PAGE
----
Adapting to the Wind Sector’s New Reality
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Adapting to the Wind Sector’s New Reality

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Ralph Wegner - Mexion Corporation (MexCo)
Founder and President of the Board


Q: What is the history of Mexion Corporation (MexCo) in the Mexican market and what issues does it generally solve for wind farms?

A: MexCo has been around for the past 15 years, establishing business along the value chain of wind energy. Climatik is a well-known trademark under this umbrella. Climatik carries out measurement campaigns for the operation and maintenance (O&M) as well as for the prospection of wind and solar power plants. Our business line Mexion focuses on maintenance, repair and consulting services of wind turbine blades. Furthermore, MexCo has been successfully involved in a variety of wind farm developments.


Q: How has MexCo adapted to the pandemic and where does it identify opportunities?

A: We have implemented all the necessary sanitary precautions in order to keep our operation on track as the energy sector is considered strategic. Nevertheless, many of our clients had to shut down during the pandemic, so we had to continue to operate on a narrower scale. As a result, MexCo had to reduce the company’s headcount and find a way de adapt to the new reality.

Regarding the wind farm development, we are trying to share our vision of its positive impacts and social benefit with the market and the society. These projects are often located in rural areas. It is well known that in the southeast of Mexico the income per capita is lower than in other parts of Mexico, therefore the region is a strategic development focus of the Federal Government. Wind farms can help landowners increase their income manifold, which would also have a positive effect on the economy of the surrounding community. By emphasizing these and other characteristics, we hope to be a more appealing option for the government and its social transformation plans for Mexico. We are also analyzing how to add solar power generation to our wind farm developments in order to deliver a more continuous power generation to the grid.

Storage is another interesting topic that we are considering in our business development model. Cost-and regulation-wise, it is challenge, but we are working to solve the puzzle. Worldwide, renewable energy is experiencing a dynamic growth. For example, Europe has crafted a roadmap with aggressive objectives that puts green hydrogen at the forefront. They might not reach their hydrogen generation objective, but this opens the possibility to produce it outside the EU and land some PPAs in Mexico for its production. Green ammonia production could also be an interesting option for export as well as for the national market, considering that PEMEX has closed its production in their facilities.


Q: How is the Mexican wind sector adapting to data-driven solutions for O&M and optimization?

A: Cloud-based inspections reports as well as WTG blade datasets are becoming more of a trend worldwide but are not much demand in Mexico. Here, the sector is still fine-tuning the maintenance and not yet implementing further optimization of power generation. The market is becoming more professional every day in a steady path, but manual inspections work is preponderant. New tools for big data acquisition with artificial intelligence-based reports are already available in the market.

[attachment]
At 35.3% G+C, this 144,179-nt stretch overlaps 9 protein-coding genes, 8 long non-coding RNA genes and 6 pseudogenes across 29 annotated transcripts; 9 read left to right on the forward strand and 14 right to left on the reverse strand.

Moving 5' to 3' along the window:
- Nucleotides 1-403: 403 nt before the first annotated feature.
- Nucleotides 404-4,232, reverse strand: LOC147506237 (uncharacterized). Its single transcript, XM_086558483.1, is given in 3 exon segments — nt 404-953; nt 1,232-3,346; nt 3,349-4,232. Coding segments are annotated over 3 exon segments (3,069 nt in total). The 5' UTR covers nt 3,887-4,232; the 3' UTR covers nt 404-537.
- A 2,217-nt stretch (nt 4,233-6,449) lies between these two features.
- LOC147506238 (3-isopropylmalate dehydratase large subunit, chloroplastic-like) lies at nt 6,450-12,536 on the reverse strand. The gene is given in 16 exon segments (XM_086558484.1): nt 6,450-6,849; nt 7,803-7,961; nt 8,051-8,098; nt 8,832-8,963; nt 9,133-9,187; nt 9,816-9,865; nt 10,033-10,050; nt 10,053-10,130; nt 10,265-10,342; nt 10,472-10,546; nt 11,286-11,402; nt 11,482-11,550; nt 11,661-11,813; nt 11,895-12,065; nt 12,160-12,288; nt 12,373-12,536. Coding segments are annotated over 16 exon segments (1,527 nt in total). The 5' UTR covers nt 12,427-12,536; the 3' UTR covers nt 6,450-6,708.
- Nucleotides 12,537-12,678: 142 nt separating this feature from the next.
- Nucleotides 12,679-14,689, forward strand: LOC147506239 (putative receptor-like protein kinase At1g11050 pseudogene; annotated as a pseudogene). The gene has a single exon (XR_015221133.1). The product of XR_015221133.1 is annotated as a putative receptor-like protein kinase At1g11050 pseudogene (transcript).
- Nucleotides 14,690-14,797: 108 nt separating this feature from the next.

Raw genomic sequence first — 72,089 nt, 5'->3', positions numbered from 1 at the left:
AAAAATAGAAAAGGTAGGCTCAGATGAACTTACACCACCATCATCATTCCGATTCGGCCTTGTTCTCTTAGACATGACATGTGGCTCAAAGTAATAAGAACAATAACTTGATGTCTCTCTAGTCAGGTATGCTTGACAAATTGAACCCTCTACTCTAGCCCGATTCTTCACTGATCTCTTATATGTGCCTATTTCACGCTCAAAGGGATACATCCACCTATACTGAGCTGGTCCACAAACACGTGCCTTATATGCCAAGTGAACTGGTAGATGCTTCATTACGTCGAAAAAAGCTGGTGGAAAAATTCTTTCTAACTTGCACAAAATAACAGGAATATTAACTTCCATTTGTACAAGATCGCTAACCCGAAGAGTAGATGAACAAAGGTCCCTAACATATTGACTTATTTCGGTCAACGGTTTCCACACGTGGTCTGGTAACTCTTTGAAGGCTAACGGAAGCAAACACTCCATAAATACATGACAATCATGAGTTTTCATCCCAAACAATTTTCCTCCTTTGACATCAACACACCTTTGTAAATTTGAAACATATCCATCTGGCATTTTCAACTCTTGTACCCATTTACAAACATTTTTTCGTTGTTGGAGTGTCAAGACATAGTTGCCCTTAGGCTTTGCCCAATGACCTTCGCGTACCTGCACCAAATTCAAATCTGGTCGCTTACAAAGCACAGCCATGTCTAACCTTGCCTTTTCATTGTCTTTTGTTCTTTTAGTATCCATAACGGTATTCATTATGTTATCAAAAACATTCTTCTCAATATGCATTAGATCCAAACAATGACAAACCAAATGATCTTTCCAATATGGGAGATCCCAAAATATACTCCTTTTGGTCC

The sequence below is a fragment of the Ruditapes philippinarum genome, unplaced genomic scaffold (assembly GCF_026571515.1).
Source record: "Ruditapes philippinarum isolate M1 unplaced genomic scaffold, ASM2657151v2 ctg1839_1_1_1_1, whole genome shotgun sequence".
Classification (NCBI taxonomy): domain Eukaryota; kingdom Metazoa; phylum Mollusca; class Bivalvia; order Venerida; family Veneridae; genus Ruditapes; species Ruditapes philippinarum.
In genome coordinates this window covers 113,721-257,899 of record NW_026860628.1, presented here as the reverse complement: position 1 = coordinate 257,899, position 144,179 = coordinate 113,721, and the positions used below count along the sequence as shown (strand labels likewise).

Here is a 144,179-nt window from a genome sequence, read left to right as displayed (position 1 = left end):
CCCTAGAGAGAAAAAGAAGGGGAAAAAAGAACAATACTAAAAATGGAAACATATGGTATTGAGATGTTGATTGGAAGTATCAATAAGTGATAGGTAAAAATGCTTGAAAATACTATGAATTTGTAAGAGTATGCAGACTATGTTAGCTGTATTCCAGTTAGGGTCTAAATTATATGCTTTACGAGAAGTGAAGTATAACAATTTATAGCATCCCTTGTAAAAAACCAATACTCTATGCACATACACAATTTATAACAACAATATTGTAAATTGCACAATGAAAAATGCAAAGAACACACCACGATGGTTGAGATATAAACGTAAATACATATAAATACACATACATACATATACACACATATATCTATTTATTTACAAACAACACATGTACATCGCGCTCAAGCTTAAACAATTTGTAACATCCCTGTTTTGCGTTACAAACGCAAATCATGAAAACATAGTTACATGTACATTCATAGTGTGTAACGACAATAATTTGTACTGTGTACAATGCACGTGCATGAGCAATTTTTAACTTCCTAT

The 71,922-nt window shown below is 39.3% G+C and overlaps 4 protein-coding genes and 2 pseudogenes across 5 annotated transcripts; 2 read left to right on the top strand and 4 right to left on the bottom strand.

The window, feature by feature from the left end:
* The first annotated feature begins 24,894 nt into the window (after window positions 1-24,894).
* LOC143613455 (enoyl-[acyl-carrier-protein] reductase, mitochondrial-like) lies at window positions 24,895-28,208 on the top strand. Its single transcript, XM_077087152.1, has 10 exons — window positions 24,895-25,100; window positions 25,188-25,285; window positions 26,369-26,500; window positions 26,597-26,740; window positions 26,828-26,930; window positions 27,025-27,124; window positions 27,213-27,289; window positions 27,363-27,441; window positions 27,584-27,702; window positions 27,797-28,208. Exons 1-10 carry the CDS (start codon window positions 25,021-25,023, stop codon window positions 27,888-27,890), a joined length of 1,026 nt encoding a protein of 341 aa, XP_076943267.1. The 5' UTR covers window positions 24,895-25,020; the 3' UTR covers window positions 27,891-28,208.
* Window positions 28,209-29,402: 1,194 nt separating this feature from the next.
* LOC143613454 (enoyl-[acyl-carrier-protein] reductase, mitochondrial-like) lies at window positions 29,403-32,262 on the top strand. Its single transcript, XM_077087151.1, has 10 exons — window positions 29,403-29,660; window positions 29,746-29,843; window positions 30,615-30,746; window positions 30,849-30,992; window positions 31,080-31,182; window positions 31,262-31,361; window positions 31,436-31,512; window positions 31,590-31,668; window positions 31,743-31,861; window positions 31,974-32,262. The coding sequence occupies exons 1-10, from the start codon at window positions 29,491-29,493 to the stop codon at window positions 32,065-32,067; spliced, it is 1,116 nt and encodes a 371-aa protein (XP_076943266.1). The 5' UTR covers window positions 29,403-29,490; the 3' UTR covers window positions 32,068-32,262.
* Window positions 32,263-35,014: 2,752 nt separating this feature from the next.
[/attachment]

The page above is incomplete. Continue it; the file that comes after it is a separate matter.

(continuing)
When it comes to optimization, these processes can be implemented to help a wind farm achieve a 3 to 5 percent energy production surplus. It is just a matter of time: the technology is already available. The data measurement tools have very attractive paybacks. But, as the last wind power plants from the long-term energy auctions have wholesale prices around 20 USD/MWh, the O&M budget is rather focused to maintain than to optimize. In other markets like Europe or the US, the situation is different. Both energy prices and market maturity play a role on that.


Q: What objectives will MexCo be working on for 2020 and 2021?

A: The main objective is to adjust the company and its mindset to the new reality that we all have to face. It is not only the pandemic issue behind this but the ongoing transition of the Mexican energy sector. Some companies have left the country, others with stronger commitment to the country, like MexCo, are staying. The electricity sector’s breach between power generation and demand is growing. In my opinion, the public sector will not be able to fill this gap on its own. Therefore, sooner than some might expect, there will be an opening toward private investment and industry again regarding power generation and transmission. The production and export of renewables fuels like hydrogen and ammonia, as I mentioned before, represents a huge opportunity for the Mexican renewable energy sector, as their global demand increases significantly.

Meanwhile, we are working to expand our operations into other Latin American countries and see if we can cushion the downsize of sales in Mexico by upselling in other markets. Many of our customers do operate outside of Mexico and we want to offer them our value propositions in this region.

Mexion Corporation (MexCo) is a Mexican company established in 2005, specializing in wind farm development, specialized consulting, products and services related to the planning, development, construction and operation of wind farms.

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